District 7 candidates talk issues as final vote nears

A week before voters are scheduled to head to the polls to select their next District 7 city councillor, the top two candidates faced off on term limits, a Wal-Mart coming to Boston, and the city’s snow removal efforts.

Voters will choose next Tuesday between Tito Jackson, a former aide to Gov. Deval Patrick, and Cornell Mills, a former civilian homicide investigator, to succeed Chuck Turner, who was voted off the council in December following his bribery conviction.

Jackson and Mills emerged from a seven-way preliminary in February, with Jackson taking 67.4 of the vote. Mills came in second place, getting 271 votes to Jackson’s 1,944, according to the Boston Election Department. Seven percent of the electorate turned out to vote.

Since then the exchanges between the two have turned sharper with Mills jabbing at Jackson on the campaign trail by, among other things, criticizing his opponent’s donor list. Jackson, who brought a considerable advantage in campaign funds and votes into this final round, has been less combative.

At the Tuesday night forum in Hibernian Hall, each had chnaces to ask questions of the other. One of the questions was from Mills to Jackson: Did he think Turner, who is due to report to prison later this month to serve a three-year sentence, was treated unfairly?

“Yes, I do,” Jackson said, adding that Turner had worked “side-by-side” with his father, the late Herbert Jackson, and that he was praying for Turner. “We actually have to give credit to that brother,” he said.

In another exchange, Mills said Jackson has often touted his relationships with Patrick and other top state and city officials, and asked “why hasn’t this district benefited” from those relationships before?

Jackson responded that those who came to the forum – roughly 80 people – were there to “hear solutions.” He noted that he was an economic development official in the Patrick administration and said the district needed to upgrade its information technology infrastructure to bring IT jobs to the community.

“I didn’t hear a direct answer,” Mills said.

When Jackson’s turn came, he said he opposed Wal-Mart coming to Boston, citing a negative impact on small businesses, and asked if Mills opposed it as well.

Mills noted that there was another big chain store nearby, Target, and a Wal-Mart in Quincy. Pressed after the forum, Mills said of Wal-Mart, “It’s bad for Roxbury,” but acknowledged shopping at a Wal-Mart for Christmas items and things for his children.

Jackson asked if Mills would work with him on neighborhood safety if Jackson won the election.

“I would definitely be willing to work with you on those items,” Mills said, leaving his response at that.

Asked by the moderator of the forum, Sarah Ann Shaw, whether they would commit to four terms – or eight years – in office, Jackson said he would.

“I wouldn’t want to put a number on it,” responded Mills, adding that he supports term limits.

Both said they support term limits for the mayor and that they would mentor youth to eventually take their places on the council.

The candidates also criticized the city’s response to the winter snowfall. “I will hold the mayor’s office accountable for this,” said Jackson. He noted that he and several campaign volunteers had helped shovel out some seniors during a recent snowstorm. “We need to make sure seniors are taken care of first,” he said, adding that he had not seen as much unplowed snow in the Hyde Park neighborhood.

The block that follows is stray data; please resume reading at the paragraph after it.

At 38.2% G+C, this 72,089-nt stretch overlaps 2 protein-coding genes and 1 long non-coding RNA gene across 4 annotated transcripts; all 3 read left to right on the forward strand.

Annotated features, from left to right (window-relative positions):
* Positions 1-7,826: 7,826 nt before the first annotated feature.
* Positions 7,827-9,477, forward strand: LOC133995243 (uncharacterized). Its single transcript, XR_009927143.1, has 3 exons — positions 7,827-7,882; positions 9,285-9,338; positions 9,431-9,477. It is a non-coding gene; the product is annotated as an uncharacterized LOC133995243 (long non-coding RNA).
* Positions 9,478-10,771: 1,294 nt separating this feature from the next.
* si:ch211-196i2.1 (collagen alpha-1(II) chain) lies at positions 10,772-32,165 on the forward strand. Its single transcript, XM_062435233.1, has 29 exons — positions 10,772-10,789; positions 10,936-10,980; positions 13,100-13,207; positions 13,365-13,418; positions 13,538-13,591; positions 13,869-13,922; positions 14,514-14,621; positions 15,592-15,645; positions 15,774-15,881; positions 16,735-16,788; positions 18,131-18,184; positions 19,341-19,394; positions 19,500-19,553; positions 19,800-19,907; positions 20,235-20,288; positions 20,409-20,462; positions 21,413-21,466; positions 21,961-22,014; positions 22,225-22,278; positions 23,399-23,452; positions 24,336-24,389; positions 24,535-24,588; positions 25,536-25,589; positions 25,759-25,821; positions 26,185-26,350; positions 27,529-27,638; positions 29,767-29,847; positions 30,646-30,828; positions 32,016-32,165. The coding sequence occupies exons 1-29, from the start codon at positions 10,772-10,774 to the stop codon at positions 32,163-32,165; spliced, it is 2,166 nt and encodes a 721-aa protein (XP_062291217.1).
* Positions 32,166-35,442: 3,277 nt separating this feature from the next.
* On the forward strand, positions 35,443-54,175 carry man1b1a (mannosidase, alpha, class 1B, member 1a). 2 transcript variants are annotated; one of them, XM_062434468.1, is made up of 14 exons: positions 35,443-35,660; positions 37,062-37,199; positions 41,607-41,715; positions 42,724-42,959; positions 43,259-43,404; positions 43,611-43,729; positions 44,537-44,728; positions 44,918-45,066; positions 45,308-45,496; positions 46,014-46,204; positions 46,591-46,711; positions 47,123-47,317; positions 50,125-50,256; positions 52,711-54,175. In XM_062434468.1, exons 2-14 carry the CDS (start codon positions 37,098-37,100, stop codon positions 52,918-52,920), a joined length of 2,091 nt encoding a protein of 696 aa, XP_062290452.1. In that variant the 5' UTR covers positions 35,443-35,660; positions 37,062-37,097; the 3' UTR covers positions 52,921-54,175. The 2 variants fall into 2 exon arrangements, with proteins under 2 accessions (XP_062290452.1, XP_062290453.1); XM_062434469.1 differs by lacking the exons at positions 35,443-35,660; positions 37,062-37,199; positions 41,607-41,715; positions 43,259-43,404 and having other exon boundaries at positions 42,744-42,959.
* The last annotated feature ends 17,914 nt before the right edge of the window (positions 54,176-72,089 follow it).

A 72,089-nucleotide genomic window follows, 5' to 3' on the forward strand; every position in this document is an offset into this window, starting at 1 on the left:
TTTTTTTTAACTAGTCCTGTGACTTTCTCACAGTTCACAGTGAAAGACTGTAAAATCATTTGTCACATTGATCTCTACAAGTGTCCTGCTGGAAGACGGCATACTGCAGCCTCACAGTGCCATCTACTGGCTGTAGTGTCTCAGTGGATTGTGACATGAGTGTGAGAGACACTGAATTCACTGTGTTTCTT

Mills suggested that shoveling snow presents an opportunity for youth to pick up the slack. “They need to get off the Playstation,” he said.

An audience member, citing his numerous endorsements, asked Jackson if he felt he had an “obligation” to his endorsers. “I feel obligated to represent the people of District 7,” Jackson said. “That’s my only obligation.”

The Mills campaign has sought to raise questions about Jackson’s endorsements and donations made to Jackson’s campaign. In campaign literature passed out at the forum, the campaign said that just 13 percent of funds raised in the Jackson campaign came from District 7.

Former state Sen. Dianne Wilkerson, who is Mills’s mother and is scheduled to report to prison later this week to start serving a 42-month sentence on bribery charges, questioned the donations from developers and a law firm specializing in liquor licenses.

“You should be concerned,” she told a crowd gathered at a Sunday night gathering titled “The Attack on Black Leadership” in Roxbury. “People don’t pour that kind of money into Roxbury because they think we’re good people.”

Jackson said the donors are friends and family, noting that he ran a City Council At-Large campaign and helped the governor’s re-election effort, giving him access to a citywide and statewide network of people.

“It is a good thing and we should be proud people are paying attention to the need for resources in District 7. My campaign is focused on how we bring to fruition the hope and opportunity that needs to come to this district,” he said, adding that he stands by the network.

Jackson and Mills face off again tonight at a forum focused on the intersection of faith and politics that will start at 7 o’clock at the Charles St. A.M.E. Church on Warren St.

District 7 includes Dorchester, Roxbury, the South End, and parts of the Fenway neighborhood.

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